Boris Johnson admits he ‘crashed the car into a ditch’ in standards row
Boris Johnson is facing warnings from his own MPs that he urgently needs to rebuild public trust after admitting he “crashed the car into a ditch” in the row over standards at Westminster.
Deputy Prime Minister Dominic Raab insisted ministers are committed to “fixing the problem” amid continuing frustration and anger among Tory MPs at the damage that has been inflicted over the past weeks.
At a private meeting of the Conservative backbench 1922 Committee on Wednesday, Mr Johnson took responsibility for the Government’s botched attempt to get Owen Paterson off the hook after he was found to have broken the rules on paid lobbying.
“On a clear day I crashed the car into a ditch. I will get the car out of the ditch,” he reportedly told the gathering.
Mr Raab acknowledged the Government has a job of work to do to restore morale within the Conservative ranks after seeing the party engulfed by allegations of Tory “sleaze”.
Asked on Sky News about discontent within the party, he said there is always “one or other disgruntled individual” who is prepared to complain anonymously in the media.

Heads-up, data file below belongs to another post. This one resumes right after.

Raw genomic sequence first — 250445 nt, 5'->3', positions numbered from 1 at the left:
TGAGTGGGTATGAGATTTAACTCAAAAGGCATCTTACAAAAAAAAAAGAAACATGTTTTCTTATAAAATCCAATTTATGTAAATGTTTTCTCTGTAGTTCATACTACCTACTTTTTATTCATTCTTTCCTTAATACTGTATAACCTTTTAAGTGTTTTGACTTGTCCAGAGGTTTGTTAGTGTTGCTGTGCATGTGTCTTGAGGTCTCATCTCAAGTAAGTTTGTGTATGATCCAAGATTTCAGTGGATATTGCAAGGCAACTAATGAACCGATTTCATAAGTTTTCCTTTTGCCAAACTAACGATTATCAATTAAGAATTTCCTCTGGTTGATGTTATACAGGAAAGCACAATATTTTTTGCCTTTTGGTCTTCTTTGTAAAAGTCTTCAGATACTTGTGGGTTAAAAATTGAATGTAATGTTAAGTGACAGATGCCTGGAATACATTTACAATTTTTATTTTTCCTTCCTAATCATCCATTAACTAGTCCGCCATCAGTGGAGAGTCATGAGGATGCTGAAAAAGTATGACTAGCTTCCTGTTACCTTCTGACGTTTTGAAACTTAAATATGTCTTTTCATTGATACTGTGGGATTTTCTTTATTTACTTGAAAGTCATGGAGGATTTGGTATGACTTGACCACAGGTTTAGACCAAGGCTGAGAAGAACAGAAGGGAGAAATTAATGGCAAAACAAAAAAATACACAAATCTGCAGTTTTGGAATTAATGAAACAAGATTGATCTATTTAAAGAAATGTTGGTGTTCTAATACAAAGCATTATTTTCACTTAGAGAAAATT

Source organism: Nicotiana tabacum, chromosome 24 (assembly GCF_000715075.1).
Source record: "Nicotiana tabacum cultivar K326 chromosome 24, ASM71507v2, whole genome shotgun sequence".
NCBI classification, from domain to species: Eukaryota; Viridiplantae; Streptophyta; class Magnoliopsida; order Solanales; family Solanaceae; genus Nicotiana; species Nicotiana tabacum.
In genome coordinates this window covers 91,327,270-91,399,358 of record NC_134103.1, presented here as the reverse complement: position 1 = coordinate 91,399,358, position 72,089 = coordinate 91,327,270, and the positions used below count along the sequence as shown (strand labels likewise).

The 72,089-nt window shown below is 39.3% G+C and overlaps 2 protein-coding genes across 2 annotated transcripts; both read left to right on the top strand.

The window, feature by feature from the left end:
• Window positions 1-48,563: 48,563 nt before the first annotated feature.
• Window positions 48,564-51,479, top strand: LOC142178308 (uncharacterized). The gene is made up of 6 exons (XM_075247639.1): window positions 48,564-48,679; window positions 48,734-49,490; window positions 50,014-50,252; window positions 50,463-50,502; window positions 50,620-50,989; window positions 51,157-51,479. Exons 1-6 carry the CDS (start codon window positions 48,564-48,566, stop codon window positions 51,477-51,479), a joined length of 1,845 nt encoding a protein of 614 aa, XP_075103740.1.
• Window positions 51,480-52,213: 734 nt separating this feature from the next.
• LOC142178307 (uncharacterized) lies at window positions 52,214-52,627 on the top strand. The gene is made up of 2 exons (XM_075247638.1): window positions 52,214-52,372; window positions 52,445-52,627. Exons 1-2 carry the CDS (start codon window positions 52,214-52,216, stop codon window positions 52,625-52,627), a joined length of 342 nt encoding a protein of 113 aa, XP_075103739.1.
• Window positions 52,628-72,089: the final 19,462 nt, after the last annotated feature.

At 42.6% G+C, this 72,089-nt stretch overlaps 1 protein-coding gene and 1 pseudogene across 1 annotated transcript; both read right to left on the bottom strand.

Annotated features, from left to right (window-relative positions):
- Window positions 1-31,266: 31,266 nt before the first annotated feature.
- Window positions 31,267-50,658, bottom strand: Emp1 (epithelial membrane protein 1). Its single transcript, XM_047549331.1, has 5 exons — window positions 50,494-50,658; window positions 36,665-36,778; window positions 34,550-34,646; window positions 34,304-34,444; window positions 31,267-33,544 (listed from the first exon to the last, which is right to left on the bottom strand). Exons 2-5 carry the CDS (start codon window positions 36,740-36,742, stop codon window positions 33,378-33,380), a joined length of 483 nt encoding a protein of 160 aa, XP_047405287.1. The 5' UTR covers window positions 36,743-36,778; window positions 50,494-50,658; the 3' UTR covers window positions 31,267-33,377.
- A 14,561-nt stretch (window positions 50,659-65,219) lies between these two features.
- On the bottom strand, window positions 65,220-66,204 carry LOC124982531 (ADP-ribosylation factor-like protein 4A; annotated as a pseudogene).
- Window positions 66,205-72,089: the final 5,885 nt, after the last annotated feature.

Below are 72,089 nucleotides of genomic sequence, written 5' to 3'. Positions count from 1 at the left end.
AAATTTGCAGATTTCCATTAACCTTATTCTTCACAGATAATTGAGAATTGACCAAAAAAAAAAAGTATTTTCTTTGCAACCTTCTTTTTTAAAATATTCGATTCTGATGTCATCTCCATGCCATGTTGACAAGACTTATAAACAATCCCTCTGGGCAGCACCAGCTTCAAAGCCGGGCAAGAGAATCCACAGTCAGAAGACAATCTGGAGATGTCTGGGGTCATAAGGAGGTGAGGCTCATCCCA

Pressed on whether that means there is no general unrest, Mr Raab added: “Not sure I’d put it in that idyllic way. There’s always debate amongst MPs, but the most important thing is we’re fixing the problem.”
On Wednesday, the Commons backed Mr Johnson’s proposals to ban MPs from taking paid political consultancies and to limit the time they can spend doing second jobs.
However just 297 MPs – fewer than half the total – voted for the motion, with opposition parties abstaining.
Four Tory MPs even voted for a rival Labour motion which would have imposed a clear parliamentary timetable for implementing reform.
Being an MP is something that I am proud of and I think most MPs are, but at the moment you don’t feel that proud. People look at MPs and just think it is mired in sleaze
Shadow chancellor Rachel Reeves said there is a lack of urgency from the Government when it comes to dealing with the issue.
She told BBC Radio 4’s Today programme on Thursday morning: “The problem with the amendment from the Government which was passed yesterday is that there is no timetable.
“It wasn’t a binding vote and, as a result, I just fear it is going to be kicked further into the long grass rather than the fundamental reform that people want and need to see now to restore confidence in our parliamentary democracy.
“I think that public service and being an MP is something that I am proud of and I think most MPs are, but at the moment you don’t feel that proud. People look at MPs and just think it is just mired in sleaze.
“I think we need to sort this out quickly to restore the reputation of Parliament.
“It seems that Government just don’t have that sense of urgency about restoring people’s faith and trust in our parliamentary democracy.”
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